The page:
Agent For A Day
A funny thing happened to me this morning. I opened my mailbox and lo and behold there were over a thousand e-mails in my mailbox. No, I had not suddenly become popular on the internet. Instead the sudden accumulation of written messages came courtesy of the 4th Annual Stupendously Ultimate First Paragraph Challenge, where I had so proudly submitted my entry just a couple of days before.
Suddenly, I felt like I was an in-demand literary agent, but alas the vast accumulation of first paragraphs was most likely due to a checkbox that I inadvertently filled, when I submitted my first paragraph to NB’s blog.
Still, before deleting the horde of text, I did take time to read a dozen or two of the entries. In all honesty, I have to say that I was not impressed. I can’t imagine anyone reading through a thousand or two of these things, but I’m sure that there must be a few “diamonds in the rough”. Now I understand why Mr. Bransford left the agent business and consequently I have a hats-off attitude to anyone could can persevere in this endeavor.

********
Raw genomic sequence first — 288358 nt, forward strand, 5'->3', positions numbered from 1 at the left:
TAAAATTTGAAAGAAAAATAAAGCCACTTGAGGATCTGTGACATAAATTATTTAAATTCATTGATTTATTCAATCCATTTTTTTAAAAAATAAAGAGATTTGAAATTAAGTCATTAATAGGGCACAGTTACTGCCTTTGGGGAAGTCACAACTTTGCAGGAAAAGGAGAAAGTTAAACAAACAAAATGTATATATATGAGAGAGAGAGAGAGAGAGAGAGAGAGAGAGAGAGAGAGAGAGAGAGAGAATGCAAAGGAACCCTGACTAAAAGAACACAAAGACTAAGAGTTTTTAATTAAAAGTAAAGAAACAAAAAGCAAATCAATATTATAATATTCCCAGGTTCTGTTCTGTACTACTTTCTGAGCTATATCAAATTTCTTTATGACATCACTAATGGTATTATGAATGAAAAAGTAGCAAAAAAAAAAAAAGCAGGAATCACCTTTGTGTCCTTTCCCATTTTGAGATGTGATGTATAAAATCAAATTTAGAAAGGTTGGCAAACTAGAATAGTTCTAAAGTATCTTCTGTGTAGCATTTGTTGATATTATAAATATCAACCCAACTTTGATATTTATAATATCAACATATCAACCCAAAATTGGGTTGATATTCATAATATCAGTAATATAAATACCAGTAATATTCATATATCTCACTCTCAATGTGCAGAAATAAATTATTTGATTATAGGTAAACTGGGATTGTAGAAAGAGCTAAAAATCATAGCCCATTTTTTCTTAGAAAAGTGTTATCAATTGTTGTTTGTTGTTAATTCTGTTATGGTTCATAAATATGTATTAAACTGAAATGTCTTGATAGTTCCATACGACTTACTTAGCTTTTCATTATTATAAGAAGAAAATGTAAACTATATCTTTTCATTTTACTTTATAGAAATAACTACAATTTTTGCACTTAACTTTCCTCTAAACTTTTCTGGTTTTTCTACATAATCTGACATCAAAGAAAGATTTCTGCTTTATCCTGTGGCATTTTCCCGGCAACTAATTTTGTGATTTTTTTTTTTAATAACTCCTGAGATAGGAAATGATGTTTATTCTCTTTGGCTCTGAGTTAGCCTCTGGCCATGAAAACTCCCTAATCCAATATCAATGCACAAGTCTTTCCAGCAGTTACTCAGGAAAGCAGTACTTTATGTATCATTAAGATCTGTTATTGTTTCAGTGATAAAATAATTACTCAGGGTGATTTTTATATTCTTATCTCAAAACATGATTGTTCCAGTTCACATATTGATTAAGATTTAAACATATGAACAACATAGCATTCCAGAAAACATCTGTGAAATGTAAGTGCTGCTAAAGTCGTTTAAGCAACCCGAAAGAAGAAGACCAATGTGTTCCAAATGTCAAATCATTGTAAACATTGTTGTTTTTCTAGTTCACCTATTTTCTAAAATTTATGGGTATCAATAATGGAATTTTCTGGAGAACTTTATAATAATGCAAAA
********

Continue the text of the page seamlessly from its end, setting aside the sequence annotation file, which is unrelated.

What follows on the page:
As far as the content of the first paragraphs goes, there were a couple of things that struck me. Shorter is definitely better. Sticking together two paragraphs (which is what I did with my entry) is not going to be advantageous. Also, don’t write from the viewpoint of a dead person. About half of the entries I read, did just that – and although this technique did perk my interest a bit, it seems to be the opening-du-jour.
And to top the whole thing off, Nathan posted today about how he has enjoyed sorting through the mass of e-mails and seeing all the different ways there are to begin a story. And then again, yesterday’s post dealt with a similar topic on reading slush. All I can say is that reading slush is not for me.